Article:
Trina: You know, it’s not a tiring thing, this is work. Whenever I need a break, I make sure I can take a vacation or I make sure that I have time to get away from everything, once I’ve worked so much. Sometimes you just have to say, ‘You know what? I need three days off, just for me. No work, no music, no interviews, no nothing.’ It’s a good thing, but the more you work and the harder you work, the better you become at your craft. The more you work, the more I think you gain recognition, the more you stay relevant, the more the fans want more. If you’re an artist and you have fans, they’ll continue to want more. They don’t really understand the thing that you need time off. They always wanna see you, they wanna see you doing something, they always wanna here new music, they always wanna here a remix, or something. So for myself, I constantly and always continue to give more. It’s 365 of the year and I’m continuing to always work.

TWU: As a female MC, do you feel as though you’ve had to work twice as hard as your male counterparts?

Trina: OMG! More like five times as hard (laughs). Hip-hop is the hardest genre of music for a female artist, because it really is a male dominated industry. As a woman, you’re fighting, you’re holding your ground and sometimes it is like a fight. You know when I go on stage and do shows, I’m the only female and there’s like six guys in the show and that just shows you how few females there are in this game. So you definitely have to put in extra work – but that’s (just) how it is. But you know, I’m a workaholic and I LOVE what I do, so I just continue to work extremely hard. But yes, we definitely have to work five times as hard as the guys.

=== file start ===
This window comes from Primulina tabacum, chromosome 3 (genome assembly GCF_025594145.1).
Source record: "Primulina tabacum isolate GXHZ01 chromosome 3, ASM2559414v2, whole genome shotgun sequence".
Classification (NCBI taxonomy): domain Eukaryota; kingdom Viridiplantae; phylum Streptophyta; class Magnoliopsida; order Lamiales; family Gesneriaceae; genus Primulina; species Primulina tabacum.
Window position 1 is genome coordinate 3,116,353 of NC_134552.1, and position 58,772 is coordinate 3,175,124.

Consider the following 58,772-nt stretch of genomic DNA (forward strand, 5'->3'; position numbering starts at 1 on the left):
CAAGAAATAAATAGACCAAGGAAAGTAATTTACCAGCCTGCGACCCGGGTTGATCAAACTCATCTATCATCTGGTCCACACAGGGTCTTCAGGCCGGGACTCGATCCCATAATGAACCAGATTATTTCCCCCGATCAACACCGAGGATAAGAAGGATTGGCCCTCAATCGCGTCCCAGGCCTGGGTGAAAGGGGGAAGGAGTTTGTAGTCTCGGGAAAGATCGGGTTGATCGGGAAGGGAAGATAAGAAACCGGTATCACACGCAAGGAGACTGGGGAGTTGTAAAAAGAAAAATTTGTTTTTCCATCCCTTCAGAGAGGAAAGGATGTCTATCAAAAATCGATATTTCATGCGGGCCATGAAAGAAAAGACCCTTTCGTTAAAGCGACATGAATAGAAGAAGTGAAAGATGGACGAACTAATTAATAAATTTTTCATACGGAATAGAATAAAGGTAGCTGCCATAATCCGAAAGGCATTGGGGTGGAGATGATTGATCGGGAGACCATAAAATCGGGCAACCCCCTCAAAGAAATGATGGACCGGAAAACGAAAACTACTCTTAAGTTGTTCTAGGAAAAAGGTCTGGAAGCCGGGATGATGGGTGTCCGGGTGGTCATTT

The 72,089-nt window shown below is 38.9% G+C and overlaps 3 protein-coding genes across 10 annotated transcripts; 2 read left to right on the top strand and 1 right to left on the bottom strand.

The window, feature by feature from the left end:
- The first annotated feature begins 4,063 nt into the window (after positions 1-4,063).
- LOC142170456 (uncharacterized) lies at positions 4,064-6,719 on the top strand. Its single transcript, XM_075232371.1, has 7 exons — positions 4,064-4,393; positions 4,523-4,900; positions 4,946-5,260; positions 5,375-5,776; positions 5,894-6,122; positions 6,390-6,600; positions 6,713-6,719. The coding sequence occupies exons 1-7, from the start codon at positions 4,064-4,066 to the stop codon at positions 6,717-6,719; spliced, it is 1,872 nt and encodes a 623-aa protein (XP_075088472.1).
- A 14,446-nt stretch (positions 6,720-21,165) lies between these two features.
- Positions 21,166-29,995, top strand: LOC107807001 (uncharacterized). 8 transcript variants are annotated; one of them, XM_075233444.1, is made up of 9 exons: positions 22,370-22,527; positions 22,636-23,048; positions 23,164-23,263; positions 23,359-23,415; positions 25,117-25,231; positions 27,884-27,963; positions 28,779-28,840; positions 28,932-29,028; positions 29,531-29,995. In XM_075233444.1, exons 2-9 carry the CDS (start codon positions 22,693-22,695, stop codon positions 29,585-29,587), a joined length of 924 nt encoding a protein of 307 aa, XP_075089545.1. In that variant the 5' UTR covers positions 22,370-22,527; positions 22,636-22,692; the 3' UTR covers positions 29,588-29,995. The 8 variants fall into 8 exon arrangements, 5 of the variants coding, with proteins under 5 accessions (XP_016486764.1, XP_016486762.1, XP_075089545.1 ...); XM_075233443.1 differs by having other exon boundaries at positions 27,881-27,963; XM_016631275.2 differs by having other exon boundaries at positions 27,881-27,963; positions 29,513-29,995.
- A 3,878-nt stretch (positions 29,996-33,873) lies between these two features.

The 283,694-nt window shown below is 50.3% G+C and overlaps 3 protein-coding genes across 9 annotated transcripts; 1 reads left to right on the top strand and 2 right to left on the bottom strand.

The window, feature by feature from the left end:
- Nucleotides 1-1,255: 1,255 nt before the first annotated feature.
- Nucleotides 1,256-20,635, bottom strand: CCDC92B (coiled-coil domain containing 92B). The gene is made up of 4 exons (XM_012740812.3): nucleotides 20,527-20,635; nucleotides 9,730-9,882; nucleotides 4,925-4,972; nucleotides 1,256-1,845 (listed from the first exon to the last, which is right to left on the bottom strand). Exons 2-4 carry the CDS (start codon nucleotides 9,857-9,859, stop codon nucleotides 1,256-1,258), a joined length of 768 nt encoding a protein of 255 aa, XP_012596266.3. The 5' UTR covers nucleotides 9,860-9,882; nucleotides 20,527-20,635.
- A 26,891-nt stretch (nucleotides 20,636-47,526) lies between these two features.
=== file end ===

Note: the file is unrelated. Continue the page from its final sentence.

TWU: Nicki Minaj is blowing up right now and putting female hip-hop on the map again, but rather than uniting the genre and being the catalyst for the revival of female rap music, it’s kind of had an opposite effect. Why do you think that is?

Trina: Women are kind of catty and when someone new comes in, I think sometimes people don’t know how to accept that. Personally, I’m always looking for something new, I love the new talent. I love when I see someone new and when there’s a new female, it’s exciting. Nicki’s doing her thing right now and it kind of reminds me of when I first came out and I was doing my thing. I was really excited for the other females that were out at the same time as me, you know, the Missy Elliot’s, etc. I wanted to be a part of the whole female thing. But nowadays, it’s a little different – which is a shame, but to each to their own, everybody has their own reasons.  As an artist, you’re not going to be everybody’s favourite person. There are people that love me and there are people that don’t care to hear my music, and that’s OK. But there shouldn’t be an issue, we should really just salute one another – that’s how I look at it. When new girls come in, we should have this big female power movement and make the genre stronger, because there are only a few female MCs in the game. For every ten guys, there’s just one girl, it’s so unbalanced.

TWU: Very true indeed. So, how would you say hip-hop music, as a whole, has changed over the last ten years?